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Flashcards in 12.1 A Deck (30):
1

What controls the opening of heart valves?

they open passively in response to pressure gradients between different chambers of the heart

2

Describe the resistance of heart valves and the pressure differential needed to open them?

they provide very little resistance, thus very small pressure differentials are sufficient to open them

3

Ventricular systole begins with what event?

mitral valve closure

4

Ventricular systole ends with what event?

aortic valve closure

5

What are EDV and ESV?

end diastolic volume and end systolic volume describe the blood volume in the ventricle at two specific time points

6

EDV - ESV equals what?

stroke volume

7

How does stroke volume relate to EDV?

SV = EDV - ESV

8

The ventricular pressure at the time of aortic valve opening is roughly what?

80 mm Hg

9

The ventricular pressure at the time of aortic valve closure is roughly what?

115 mm Hg

10

What is the equation for ejection fraction?

stroke volume/EDV

11

What is the normal range for ejection fraction?

0.5 to 0.7

12

Ejection fraction is an index of what?

contractility of the heart

13

While diastolic dysfunction is due to impaired filling, systolic dysfunction is due to impaired what?

impaired force generation

14

What happens to the ejection fraction in an individual experiencing diastolic dysfunction?

there is no change, ejection fraction only decreases in systolic dysfunction

15

Describe the rate of ventricular filling during diastole?

it fills rapidly and then the rate begins to slow

16

Most of ventricular filling is due to what?

the pressure gradient more so than atrial contracture

17

Atrial contraction becomes more important to ventricular filling as what occurs?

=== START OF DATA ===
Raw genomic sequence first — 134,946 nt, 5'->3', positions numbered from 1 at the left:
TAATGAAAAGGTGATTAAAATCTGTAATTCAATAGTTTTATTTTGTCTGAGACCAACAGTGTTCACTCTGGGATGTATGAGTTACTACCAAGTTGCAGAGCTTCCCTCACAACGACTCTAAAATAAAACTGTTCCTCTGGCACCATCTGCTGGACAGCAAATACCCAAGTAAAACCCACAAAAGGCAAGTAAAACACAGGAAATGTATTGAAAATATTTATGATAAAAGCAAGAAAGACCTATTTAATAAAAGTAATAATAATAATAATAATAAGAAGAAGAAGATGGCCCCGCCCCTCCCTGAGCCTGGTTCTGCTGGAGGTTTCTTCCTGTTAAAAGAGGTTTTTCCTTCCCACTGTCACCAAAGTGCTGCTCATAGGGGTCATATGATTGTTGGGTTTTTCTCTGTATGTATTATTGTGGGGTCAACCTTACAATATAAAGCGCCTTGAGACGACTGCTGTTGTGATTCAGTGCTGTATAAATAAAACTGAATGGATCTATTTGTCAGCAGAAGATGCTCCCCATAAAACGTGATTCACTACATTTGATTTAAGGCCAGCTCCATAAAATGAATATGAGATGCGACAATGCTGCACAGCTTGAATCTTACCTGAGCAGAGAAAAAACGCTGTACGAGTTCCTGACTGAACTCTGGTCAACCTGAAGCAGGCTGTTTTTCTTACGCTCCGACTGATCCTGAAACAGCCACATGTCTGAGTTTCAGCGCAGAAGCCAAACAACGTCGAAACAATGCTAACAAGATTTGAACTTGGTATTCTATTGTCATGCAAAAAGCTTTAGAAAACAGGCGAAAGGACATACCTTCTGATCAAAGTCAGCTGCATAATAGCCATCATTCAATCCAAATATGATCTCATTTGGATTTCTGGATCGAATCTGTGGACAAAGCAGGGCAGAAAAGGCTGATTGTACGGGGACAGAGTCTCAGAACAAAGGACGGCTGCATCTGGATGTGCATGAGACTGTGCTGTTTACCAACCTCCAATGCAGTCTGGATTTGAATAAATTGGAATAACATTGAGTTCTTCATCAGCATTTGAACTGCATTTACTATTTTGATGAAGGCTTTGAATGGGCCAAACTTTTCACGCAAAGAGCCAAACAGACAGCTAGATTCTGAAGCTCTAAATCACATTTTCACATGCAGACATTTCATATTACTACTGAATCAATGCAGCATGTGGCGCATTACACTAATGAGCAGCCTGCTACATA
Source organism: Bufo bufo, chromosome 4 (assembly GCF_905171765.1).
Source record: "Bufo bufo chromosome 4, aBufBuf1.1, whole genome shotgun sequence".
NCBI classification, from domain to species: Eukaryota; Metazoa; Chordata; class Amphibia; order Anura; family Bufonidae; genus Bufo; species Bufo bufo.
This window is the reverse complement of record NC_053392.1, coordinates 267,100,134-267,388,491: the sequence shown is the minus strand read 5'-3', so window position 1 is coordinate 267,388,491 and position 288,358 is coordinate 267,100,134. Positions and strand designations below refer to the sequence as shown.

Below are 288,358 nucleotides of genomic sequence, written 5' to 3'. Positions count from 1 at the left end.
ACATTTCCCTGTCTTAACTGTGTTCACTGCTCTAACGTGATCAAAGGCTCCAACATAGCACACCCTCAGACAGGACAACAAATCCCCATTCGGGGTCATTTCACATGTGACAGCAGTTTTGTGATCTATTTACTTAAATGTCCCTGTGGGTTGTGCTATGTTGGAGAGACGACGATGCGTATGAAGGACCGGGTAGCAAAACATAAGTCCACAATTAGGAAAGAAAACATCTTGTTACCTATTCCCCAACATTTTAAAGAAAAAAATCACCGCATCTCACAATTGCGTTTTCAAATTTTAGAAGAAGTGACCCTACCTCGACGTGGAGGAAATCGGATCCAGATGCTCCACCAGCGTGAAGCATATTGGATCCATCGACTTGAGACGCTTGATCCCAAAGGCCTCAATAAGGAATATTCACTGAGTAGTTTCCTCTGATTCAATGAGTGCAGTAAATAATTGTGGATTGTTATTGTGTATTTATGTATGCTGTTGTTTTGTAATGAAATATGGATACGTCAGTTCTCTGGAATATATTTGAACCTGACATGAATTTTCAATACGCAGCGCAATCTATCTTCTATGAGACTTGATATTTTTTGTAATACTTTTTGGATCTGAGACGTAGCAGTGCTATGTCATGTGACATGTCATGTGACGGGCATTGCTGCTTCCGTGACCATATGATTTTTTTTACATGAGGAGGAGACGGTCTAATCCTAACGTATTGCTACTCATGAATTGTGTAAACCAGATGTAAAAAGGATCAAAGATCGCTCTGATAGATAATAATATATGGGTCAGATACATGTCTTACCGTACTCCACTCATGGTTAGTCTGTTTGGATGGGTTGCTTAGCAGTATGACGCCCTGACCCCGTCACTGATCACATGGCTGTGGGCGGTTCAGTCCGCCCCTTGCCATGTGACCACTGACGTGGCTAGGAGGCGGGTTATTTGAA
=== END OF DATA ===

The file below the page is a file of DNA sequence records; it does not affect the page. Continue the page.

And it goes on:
as heart rate increases and the time for passive filling decreases such as occurs during exercise

18

What is isovolumic ventricular contraction?

the time during which the ventricle is contracting but all the valves are closed, so the volume goes unchanged and the pressure builds

19

Ventricular ejection begins when what occurs?

the ventricular pressure rises above aortic pressure, opening the aortic valve

20

Why does the rate of ventricular ejection decline over the course of each ejection?

- volume decrease during ejection means the pressure decreases
- repolarization begins so contractile force decreases

21

What happens to aortic pressure during ventricular contraction?

it increases and then slightly decreases following ventricular pressure until the aortic valve closes at which point it remains higher than ventricular pressure due to the elasticity of the aorta

22

Ventricular relaxation is said to be _____.

isovolumic

23

What are the two phases of diastole?

isovolumic relaxation and ventricular filling

24

What are the two phases of systole?

isovolumic contraction and ventricular ejection

25

Although the two sides of the heart are in series, the SV does not have to be equal during each beat, what must be equal is...

the average SV over time

26

How does the peak systolic pressure in the right ventricle compare to that of the left ventricle?

it is roughly 1/5 the pressure of the left

27

Why does the mitral valve close slightly before the tricuspid valve?

because the left ventricle has a thicker wall, pressure rises faster in the left ventricle than in the right

28

Which opens slightly earlier, the pulmonic or aortic valve?

the pulmonic valve opens slightly before the aortic during systole because the aortic pressure is greater than that of the pulmonic system

29

Which closes earlier during diastole, the pulmonic or aortic valve?

the pulmonic valve

30

What happens to arterial pressure during ejection?

it increases